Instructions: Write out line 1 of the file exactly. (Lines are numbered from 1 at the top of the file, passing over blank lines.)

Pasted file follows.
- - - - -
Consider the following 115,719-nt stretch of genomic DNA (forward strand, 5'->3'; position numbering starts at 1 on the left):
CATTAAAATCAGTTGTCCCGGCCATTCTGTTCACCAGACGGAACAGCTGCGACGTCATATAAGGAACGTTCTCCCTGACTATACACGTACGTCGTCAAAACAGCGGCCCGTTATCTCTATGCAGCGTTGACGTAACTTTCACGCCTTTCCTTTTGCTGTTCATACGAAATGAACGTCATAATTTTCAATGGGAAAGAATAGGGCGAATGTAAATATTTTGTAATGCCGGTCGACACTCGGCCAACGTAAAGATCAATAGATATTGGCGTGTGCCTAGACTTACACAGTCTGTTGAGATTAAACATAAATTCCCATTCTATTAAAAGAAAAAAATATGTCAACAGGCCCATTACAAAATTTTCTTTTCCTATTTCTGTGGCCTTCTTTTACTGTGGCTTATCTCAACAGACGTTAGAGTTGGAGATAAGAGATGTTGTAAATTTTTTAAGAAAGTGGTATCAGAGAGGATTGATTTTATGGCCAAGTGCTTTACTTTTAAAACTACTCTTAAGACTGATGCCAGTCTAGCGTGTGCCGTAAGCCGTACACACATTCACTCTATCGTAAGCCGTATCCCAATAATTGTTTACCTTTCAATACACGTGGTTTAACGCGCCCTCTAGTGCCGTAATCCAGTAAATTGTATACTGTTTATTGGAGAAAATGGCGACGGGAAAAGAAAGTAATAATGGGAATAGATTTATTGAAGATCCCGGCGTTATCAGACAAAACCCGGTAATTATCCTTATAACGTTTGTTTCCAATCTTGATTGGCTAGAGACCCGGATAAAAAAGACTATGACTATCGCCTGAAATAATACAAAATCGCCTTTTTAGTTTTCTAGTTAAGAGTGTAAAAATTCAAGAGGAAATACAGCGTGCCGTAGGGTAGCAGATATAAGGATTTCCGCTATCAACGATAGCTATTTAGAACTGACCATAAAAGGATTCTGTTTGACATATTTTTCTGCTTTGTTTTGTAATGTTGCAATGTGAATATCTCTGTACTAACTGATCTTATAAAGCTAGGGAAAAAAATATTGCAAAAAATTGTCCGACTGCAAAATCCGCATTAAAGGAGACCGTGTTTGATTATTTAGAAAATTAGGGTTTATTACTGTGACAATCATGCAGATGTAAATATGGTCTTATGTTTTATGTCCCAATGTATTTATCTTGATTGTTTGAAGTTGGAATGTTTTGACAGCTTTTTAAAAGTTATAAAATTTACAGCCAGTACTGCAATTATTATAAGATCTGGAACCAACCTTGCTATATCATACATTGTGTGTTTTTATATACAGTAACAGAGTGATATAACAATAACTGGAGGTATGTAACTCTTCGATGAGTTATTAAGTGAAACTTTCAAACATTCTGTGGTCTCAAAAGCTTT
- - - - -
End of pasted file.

Consider the following 115,719-nt stretch of genomic DNA (forward strand, 5'->3'; position numbering starts at 1 on the left):